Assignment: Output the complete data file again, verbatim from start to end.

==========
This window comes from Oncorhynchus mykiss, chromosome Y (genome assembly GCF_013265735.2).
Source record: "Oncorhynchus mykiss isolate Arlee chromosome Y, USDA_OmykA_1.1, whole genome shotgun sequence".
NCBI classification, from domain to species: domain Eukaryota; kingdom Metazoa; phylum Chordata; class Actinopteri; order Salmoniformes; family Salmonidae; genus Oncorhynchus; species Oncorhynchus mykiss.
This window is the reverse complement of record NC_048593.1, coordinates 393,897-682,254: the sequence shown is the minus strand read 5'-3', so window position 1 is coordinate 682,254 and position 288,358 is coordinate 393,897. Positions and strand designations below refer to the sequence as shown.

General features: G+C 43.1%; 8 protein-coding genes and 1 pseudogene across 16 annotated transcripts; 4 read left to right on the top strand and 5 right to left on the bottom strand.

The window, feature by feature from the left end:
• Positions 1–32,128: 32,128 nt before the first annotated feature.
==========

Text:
This window comes from Oncorhynchus mykiss, chromosome Y (genome assembly GCF_013265735.2).
Source record: "Oncorhynchus mykiss isolate Arlee chromosome Y, USDA_OmykA_1.1, whole genome shotgun sequence".
NCBI classification, from domain to species: domain Eukaryota; kingdom Metazoa; phylum Chordata; class Actinopteri; order Salmoniformes; family Salmonidae; genus Oncorhynchus; species Oncorhynchus mykiss.
This window is the reverse complement of record NC_048593.1, coordinates 393,897-682,254: the sequence shown is the minus strand read 5'-3', so window position 1 is coordinate 682,254 and position 288,358 is coordinate 393,897. Positions and strand designations below refer to the sequence as shown.

General features: G+C 43.1%; 8 protein-coding genes and 1 pseudogene across 16 annotated transcripts; 4 read left to right on the top strand and 5 right to left on the bottom strand.

The window, feature by feature from the left end:
• Positions 1–32,128: 32,128 nt before the first annotated feature.